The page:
The cultural hegemony of television, this reign of the image that extends over the entire planet, is disturbing because it is largely incomprehensible. Television's empire obeys laws that have not yet been fully grasped, and brings into play emotional mechanisms that nobody entirely masters. Rarely has any creation become so independent of its creator. Televsion is an explosive, hazardous instrument, an ambivalent and proliferating spirit peddling a symbolism whose meaning is uncertain. It is both all-powerful and much less mature than people imagine. The empire of television extends around the planet; but it is an empire ruled by a child.
There is something mysterious about what appears on the television screen and the "message" it sends across the world. No-one can predict precisely what signal will be transmitted to the viewer neither the journalist, the technician, the politician sitting under the studio lights, nor the producer. The reason for this unpredictability is that the message vehicled by television does not consist exclusively of words, or reflection, or pictures, or a duplication of the real world, but of a complex mixture of all of these things so complex, in fact, that no-one can totally control it.
A tiny gesture caught by the camera can rob an argument of its content. The unexpected impact of a single image can erase the meaning from a thousand words of commentary. The accidental drama of a live report lasting a few seconds can ignite flames of emotion in millions of homes. A moment of silence can say more than a speech. What the pitiless eye of the camera looks for is authenticity, a mysterious capacity to move or to convince, the elusive heart of the matter. This random, unpredictable quality of television is grounds for humility. Perhaps this is why it receives so little attention.
People usually tend to criticize the manipulative power of the image. The subversive genius of television, which now crosses frontiers with the aid of dish antennae, eluding all kinds of censorship, played no small part in the collapse of communism. The telefrenzy that accompanied the Gulf War further demonstrated that even in democracies public opinion could be paralyzed by a (calculated) surfeit of images.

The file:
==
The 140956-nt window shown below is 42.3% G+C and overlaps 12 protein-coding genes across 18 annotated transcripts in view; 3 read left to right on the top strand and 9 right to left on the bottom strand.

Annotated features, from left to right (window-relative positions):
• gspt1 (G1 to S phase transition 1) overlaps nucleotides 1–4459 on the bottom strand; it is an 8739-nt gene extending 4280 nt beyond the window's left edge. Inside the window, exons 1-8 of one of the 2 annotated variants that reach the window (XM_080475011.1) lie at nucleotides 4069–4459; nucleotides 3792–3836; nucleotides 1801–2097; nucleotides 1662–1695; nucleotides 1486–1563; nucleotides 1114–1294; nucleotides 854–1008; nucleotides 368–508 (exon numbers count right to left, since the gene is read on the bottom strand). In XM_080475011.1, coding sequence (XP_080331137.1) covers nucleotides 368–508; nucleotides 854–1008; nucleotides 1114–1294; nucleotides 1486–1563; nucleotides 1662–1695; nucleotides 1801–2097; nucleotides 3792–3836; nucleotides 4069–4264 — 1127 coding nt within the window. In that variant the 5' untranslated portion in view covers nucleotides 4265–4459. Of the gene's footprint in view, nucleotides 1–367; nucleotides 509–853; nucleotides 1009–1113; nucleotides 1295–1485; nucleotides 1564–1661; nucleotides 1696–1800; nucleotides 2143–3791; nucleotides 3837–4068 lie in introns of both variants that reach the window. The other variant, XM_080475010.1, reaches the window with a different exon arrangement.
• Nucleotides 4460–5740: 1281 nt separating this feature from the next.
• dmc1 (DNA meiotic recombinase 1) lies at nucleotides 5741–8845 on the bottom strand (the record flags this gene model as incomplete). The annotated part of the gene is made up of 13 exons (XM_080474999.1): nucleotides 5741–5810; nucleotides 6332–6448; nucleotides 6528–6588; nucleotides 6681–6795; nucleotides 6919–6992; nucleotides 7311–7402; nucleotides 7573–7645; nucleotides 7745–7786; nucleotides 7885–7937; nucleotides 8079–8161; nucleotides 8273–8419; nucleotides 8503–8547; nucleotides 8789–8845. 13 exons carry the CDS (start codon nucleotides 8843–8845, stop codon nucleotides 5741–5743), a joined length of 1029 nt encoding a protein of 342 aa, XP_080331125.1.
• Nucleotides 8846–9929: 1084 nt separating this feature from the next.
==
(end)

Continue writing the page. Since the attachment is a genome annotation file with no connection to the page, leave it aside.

This manipulative power explains why television is politically so important in every nation of the world. A survey has shown that in 102 countries television is directly controlled by the state. Even in the most democratic countries, the political authorities have never entirely relinquished influence over the small screen, and the "televisual landscape" is the subject of constant, though often misguided, debate.
That is not all. Television has radically affected the functioning of democracy itself. It undermines the influence of intermediary bodies and representative institutions such as parliaments. It replaces, at least partly, the elective principle with the ephemeral and uncertain reign of the public opinion poll. It highlights declarations of political intent rather than political action, and encourages politicians to stage "media coups". By turning its spotlight on criminal investigation procedures, it unsettles the judicial system. The list is endless.
In all of these cases the result is the same. Representative democracy has been transformed by television. It has moved away from the principles on which it was once based and the precise mechanisms invented by its theorists, from Rousseau to de Tocqueville, from Montesquieu to Adam Smith. A new, ambiguous and only imperfectly conceptualized political model is now at work, literally before our eyes. The model is that of "media democracy", and neither constitutions nor laws have been adapted to it. Hence the widespread anxiety about television, a malaise that seems likely to be with us for some time.
It is not hard to see what is at stake. Confronted by this mysterious box that so suddenly appeared a few decades ago, we are all learning our way on both sides of the screen. On one side techniques of manipulation are being developed and refined. On the other the viewing public is gradually learning to detect lies, to decipher the sometimes false evidence of the image and to resist the television barrage that it has for the most part passively accepted until now. A race is on between the two, and what hangs in the balance is democracy.
By a strange paradox, television, which is both futuristic and archaic, takes us back into a world of magic. We must find the right way out.
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